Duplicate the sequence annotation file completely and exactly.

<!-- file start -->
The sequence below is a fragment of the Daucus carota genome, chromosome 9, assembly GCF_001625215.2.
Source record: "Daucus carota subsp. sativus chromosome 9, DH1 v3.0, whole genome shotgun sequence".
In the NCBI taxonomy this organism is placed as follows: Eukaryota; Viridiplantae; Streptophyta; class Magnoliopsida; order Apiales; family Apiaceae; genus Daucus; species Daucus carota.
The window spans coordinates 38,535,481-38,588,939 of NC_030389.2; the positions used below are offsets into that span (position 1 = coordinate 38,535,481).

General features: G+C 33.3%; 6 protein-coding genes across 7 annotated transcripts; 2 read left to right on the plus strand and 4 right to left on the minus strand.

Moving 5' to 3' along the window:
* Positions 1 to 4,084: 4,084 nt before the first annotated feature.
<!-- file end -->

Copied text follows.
The sequence below is a fragment of the Daucus carota genome, chromosome 9, assembly GCF_001625215.2.
Source record: "Daucus carota subsp. sativus chromosome 9, DH1 v3.0, whole genome shotgun sequence".
In the NCBI taxonomy this organism is placed as follows: Eukaryota; Viridiplantae; Streptophyta; class Magnoliopsida; order Apiales; family Apiaceae; genus Daucus; species Daucus carota.
The window spans coordinates 38,535,481-38,588,939 of NC_030389.2; the positions used below are offsets into that span (position 1 = coordinate 38,535,481).

General features: G+C 33.3%; 6 protein-coding genes across 7 annotated transcripts; 2 read left to right on the plus strand and 4 right to left on the minus strand.

Moving 5' to 3' along the window:
* Positions 1 to 4,084: 4,084 nt before the first annotated feature.